Recently I asked my enormous Instagram following what they’d like to see next on the old blogeroo, because crowd-sourcing ideas is an efficient way of not subjecting readers to yet another fruitcake recipe. I had a lot of fun replies, including ‘should I buy a rice cooker’ (answer: if you eat a lot of rice, yes) and ‘why don’t you make a rice dish using lots of cut up spaghetti’, to which I will always reply, “google what orzo is, you giant walnut.”

Anyway, there was one reply that stood out to me most: a keen reader and dear friend proclaimed that she was “sick of everything tasting like dried mixed herbs” and she wanted to know what to do about it. My immediate and facetious answer would be ‘stop using dried mixed herbs’ but that’d be exquisitely unhelpful – and she did specify that she’d appreciate a guide to using herbs properly, so here we are.

FIRSTLY: Why Dried Mixed Herbs Are A Bit Rubbish

Dried mixed herbs are exiled in my kitchen for a number of reasons. The primary reason I steer clear of them is because they represent a lack of agency in my cooking. When you add mixed dried herbs to a dish, essentially you’ve just let Mrs Sainsbury’s or Mr Schwarz – or in my case – Ms Lidl, decide exactly what your food is going to taste of.

And before you start pointing fingers at my curry recipes or quick-cook camping meals which use pre-made spice mixes and pastes, let me explain that specific seasoning mixes are different. You know roughly what you’re getting in terms of flavour profiles from a paste or mix (Tex-mex, Harissa, North Indian, Thai-style etc) and you’re probably happy to let Sir Patak or Old El Paso Had a Farm do the hard work of sourcing things like curry leaves, and then balancing and adjusting the ratios of aromatics for you. I tend to add more fresh chilli, ginger, smoked paprika and garlic anyway, to support or amplify what’s already there.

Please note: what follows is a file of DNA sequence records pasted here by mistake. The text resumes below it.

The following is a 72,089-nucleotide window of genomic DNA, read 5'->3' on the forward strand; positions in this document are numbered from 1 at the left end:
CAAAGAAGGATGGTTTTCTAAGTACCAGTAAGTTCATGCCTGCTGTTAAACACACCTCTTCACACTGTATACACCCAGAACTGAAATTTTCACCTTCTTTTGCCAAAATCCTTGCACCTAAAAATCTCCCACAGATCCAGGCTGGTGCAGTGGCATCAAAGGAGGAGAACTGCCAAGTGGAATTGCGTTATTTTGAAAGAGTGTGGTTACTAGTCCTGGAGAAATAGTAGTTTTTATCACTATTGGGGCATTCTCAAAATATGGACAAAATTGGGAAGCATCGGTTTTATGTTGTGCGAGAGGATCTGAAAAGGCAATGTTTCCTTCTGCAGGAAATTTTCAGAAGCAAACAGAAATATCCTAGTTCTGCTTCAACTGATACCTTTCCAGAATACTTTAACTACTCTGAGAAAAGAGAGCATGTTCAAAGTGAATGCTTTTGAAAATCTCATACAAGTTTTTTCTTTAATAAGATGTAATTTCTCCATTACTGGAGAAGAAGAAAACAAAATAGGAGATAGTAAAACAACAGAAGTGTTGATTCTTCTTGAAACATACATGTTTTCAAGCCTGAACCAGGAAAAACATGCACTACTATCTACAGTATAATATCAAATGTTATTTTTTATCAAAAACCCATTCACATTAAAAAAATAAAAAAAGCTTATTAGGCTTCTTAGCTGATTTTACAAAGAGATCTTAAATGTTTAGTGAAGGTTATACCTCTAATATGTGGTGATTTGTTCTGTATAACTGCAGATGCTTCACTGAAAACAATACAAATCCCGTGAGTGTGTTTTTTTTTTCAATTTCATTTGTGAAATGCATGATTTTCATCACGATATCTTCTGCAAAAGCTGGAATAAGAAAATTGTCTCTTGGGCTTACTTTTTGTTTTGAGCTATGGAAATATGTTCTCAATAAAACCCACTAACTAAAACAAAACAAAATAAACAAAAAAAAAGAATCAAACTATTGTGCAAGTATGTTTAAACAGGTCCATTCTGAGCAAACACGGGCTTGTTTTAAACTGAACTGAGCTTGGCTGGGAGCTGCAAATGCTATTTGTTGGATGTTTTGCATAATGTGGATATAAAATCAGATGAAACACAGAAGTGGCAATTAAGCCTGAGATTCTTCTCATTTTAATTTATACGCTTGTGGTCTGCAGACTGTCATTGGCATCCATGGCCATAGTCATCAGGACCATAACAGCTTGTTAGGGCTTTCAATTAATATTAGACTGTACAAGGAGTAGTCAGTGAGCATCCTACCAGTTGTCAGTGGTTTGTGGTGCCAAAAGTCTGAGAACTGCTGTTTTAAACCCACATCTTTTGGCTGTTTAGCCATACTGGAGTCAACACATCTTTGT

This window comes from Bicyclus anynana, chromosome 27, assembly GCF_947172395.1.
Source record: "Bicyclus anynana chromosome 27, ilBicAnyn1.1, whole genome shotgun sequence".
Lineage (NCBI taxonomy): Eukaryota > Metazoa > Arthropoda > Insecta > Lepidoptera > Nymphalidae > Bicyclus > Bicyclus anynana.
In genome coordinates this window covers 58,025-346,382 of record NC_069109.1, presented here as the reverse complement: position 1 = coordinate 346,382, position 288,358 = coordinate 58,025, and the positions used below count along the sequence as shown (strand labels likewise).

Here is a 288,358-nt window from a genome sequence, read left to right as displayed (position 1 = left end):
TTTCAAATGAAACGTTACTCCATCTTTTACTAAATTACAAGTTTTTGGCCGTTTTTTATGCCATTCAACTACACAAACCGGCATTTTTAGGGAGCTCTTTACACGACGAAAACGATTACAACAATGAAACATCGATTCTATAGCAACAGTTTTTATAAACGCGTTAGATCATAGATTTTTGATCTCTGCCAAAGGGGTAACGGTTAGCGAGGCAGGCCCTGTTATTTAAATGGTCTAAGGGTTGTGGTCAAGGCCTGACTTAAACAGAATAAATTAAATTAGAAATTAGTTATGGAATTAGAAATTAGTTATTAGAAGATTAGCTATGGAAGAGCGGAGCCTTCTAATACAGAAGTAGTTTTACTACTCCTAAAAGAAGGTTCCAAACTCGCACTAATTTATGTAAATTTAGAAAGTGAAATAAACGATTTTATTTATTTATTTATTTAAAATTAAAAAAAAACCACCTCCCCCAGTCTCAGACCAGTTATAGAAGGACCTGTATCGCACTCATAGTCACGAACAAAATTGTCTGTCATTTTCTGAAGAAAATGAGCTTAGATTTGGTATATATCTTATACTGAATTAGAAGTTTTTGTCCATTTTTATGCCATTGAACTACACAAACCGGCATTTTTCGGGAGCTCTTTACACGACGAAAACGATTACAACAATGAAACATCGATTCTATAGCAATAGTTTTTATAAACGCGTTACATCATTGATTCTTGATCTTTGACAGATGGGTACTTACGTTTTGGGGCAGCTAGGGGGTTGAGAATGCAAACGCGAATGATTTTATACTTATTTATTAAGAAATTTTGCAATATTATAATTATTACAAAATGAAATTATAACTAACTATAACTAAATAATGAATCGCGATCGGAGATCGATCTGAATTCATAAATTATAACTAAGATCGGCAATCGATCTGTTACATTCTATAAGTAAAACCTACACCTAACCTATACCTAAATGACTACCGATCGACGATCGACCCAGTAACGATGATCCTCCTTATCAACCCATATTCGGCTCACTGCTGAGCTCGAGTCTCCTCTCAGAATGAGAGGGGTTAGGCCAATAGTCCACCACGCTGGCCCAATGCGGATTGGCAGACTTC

In contrast, mixed herbs doesn’t have a flavour profile which is attached to a particular cuisine – they’re not as specific as Herbs de Provence, or used in the same way as a bouquet garni. The proper sinew of the matter is that no one really knows what dried mixed herbs are meant to be used for, with each brand differing in terms of ingredients and ratios – which will significantly alter the finished dish depending on where you buy them. For example, Schwarz cites a ‘traditional’ combination of marjoram, basil, oregano and thyme, while Captain Sainsbos contains thyme, marjoram, oregano, parsley, sage and basil. Lidl, Ocado, Tesco and Waitrose all have different ingredients in their mixed dried herbs too, and we don’t know in what sort of quantity they’re added either. The only unifying factor is that they’re all plants, and they’re all green. But aren’t they all just meant to work fine in tomato-based dishes, or with cheese, or in any old soups and stews?

The answer is no. There’s just too much going on in dried mixed herbs to be of real use to anybody. Each individual herb has its own unique flavour profile which goes well with certain ingredients, and I really recommend you buy each of them separately and get sniffing and googling to find out exactly what it is you want to add to your dish. The Flavour Thesaurus by Nikki Sengit is an absolute bible for this sort of thing, if you’re properly interested.

Of course, I’m not saying don’t use lots of herbs together – they can compliment each other very nicely and we’ll get to that in just a tick. But adding more than 2 or 3 different dried herbs at random to a single recipe can be a bit of a waste of thyme: mixed dried herbs in a jar can contain up to 8 different herbs, all with vastly diverse characteristics. It’s like asking 8 really good artists to collaborate on one painting – everyone’s style will get lost and the whole thing will end up as a bit of an indistinguishable mess.

What to use instead of dried Mixed herbs

Firstly, herbs are not a replacement for seasoning. Use enough salt, acid and fat before reaching for the herbs and spices.